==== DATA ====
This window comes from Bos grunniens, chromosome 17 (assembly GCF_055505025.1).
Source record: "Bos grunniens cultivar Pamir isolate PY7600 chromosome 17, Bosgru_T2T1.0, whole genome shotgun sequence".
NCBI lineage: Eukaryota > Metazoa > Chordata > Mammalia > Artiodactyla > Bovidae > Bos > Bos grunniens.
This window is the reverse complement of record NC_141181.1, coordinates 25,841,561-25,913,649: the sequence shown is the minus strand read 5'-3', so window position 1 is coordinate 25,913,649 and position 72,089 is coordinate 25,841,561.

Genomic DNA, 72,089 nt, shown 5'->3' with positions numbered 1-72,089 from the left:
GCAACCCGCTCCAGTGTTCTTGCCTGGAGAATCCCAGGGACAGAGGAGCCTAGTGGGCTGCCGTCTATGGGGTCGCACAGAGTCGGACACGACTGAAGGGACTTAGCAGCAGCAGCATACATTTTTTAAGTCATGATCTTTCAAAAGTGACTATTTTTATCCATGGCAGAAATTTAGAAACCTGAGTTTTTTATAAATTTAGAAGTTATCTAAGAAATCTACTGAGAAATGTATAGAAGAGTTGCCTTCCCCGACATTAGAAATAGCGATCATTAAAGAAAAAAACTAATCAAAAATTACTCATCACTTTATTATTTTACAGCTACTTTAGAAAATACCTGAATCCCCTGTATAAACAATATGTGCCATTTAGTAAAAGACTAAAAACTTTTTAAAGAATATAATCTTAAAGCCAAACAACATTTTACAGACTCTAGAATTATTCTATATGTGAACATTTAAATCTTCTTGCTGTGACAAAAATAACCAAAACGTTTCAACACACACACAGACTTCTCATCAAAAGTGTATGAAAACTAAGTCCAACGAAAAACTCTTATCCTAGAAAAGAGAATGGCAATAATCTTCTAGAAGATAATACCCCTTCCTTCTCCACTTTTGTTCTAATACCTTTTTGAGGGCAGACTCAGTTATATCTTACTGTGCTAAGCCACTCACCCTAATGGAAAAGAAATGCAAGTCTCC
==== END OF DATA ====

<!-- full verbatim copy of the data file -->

This window comes from Bos grunniens, chromosome 17 (assembly GCF_055505025.1).
Source record: "Bos grunniens cultivar Pamir isolate PY7600 chromosome 17, Bosgru_T2T1.0, whole genome shotgun sequence".
NCBI lineage: Eukaryota > Metazoa > Chordata > Mammalia > Artiodactyla > Bovidae > Bos > Bos grunniens.
This window is the reverse complement of record NC_141181.1, coordinates 25,841,561-25,913,649: the sequence shown is the minus strand read 5'-3', so window position 1 is coordinate 25,913,649 and position 72,089 is coordinate 25,841,561.

Genomic DNA, 72,089 nt, shown 5'->3' with positions numbered 1-72,089 from the left:
GCAACCCGCTCCAGTGTTCTTGCCTGGAGAATCCCAGGGACAGAGGAGCCTAGTGGGCTGCCGTCTATGGGGTCGCACAGAGTCGGACACGACTGAAGGGACTTAGCAGCAGCAGCATACATTTTTTAAGTCATGATCTTTCAAAAGTGACTATTTTTATCCATGGCAGAAATTTAGAAACCTGAGTTTTTTATAAATTTAGAAGTTATCTAAGAAATCTACTGAGAAATGTATAGAAGAGTTGCCTTCCCCGACATTAGAAATAGCGATCATTAAAGAAAAAAACTAATCAAAAATTACTCATCACTTTATTATTTTACAGCTACTTTAGAAAATACCTGAATCCCCTGTATAAACAATATGTGCCATTTAGTAAAAGACTAAAAACTTTTTAAAGAATATAATCTTAAAGCCAAACAACATTTTACAGACTCTAGAATTATTCTATATGTGAACATTTAAATCTTCTTGCTGTGACAAAAATAACCAAAACGTTTCAACACACACACAGACTTCTCATCAAAAGTGTATGAAAACTAAGTCCAACGAAAAACTCTTATCCTAGAAAAGAGAATGGCAATAATCTTCTAGAAGATAATACCCCTTCCTTCTCCACTTTTGTTCTAATACCTTTTTGAGGGCAGACTCAGTTATATCTTACTGTGCTAAGCCACTCACCCTAATGGAAAAGAAATGCAAGTCTCC